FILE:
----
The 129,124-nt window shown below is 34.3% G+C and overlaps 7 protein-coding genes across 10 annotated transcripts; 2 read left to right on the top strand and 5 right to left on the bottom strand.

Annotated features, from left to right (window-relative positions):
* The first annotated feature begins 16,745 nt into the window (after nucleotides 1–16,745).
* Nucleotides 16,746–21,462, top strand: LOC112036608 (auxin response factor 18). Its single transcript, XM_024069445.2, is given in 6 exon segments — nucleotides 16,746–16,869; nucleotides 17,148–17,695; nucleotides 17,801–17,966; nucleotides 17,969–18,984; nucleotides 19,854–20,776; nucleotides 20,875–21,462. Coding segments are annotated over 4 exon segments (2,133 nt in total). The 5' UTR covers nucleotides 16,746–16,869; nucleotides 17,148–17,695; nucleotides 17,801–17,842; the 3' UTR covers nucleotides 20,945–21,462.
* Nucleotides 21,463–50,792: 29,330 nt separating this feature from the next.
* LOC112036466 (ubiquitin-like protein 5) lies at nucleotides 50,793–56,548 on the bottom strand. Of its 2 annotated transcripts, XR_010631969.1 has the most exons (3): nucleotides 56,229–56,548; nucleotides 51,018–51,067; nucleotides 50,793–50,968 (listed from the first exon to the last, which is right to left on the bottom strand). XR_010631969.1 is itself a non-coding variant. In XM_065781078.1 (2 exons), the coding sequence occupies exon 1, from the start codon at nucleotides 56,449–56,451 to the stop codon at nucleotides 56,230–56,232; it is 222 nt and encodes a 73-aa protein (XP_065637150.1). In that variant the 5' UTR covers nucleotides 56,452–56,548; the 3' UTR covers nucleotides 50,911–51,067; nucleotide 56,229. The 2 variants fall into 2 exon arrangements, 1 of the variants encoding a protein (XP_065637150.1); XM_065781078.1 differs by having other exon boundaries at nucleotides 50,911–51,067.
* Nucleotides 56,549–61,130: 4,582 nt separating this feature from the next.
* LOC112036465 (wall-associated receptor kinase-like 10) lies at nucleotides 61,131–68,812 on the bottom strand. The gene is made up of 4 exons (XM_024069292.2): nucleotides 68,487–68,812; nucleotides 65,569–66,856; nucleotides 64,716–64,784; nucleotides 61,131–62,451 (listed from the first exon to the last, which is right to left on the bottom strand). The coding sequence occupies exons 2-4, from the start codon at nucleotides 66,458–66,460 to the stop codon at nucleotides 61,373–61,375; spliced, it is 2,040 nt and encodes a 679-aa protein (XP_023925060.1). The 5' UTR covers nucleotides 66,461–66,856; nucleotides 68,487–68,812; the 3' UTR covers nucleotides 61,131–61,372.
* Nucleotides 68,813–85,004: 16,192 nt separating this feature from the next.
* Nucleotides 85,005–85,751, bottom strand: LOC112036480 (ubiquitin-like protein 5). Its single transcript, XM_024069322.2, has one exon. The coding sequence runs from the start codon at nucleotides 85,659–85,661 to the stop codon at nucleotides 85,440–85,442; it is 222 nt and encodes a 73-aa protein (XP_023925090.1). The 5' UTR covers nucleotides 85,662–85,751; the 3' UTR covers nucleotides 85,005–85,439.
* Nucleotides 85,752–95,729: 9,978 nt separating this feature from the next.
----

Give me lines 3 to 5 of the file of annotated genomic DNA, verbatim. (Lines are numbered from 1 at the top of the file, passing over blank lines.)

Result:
* The first annotated feature begins 16,745 nt into the window (after nucleotides 1–16,745).
* Nucleotides 16,746–21,462, top strand: LOC112036608 (auxin response factor 18). Its single transcript, XM_024069445.2, is given in 6 exon segments — nucleotides 16,746–16,869; nucleotides 17,148–17,695; nucleotides 17,801–17,966; nucleotides 17,969–18,984; nucleotides 19,854–20,776; nucleotides 20,875–21,462. Coding segments are annotated over 4 exon segments (2,133 nt in total). The 5' UTR covers nucleotides 16,746–16,869; nucleotides 17,148–17,695; nucleotides 17,801–17,842; the 3' UTR covers nucleotides 20,945–21,462.
* Nucleotides 21,463–50,792: 29,330 nt separating this feature from the next.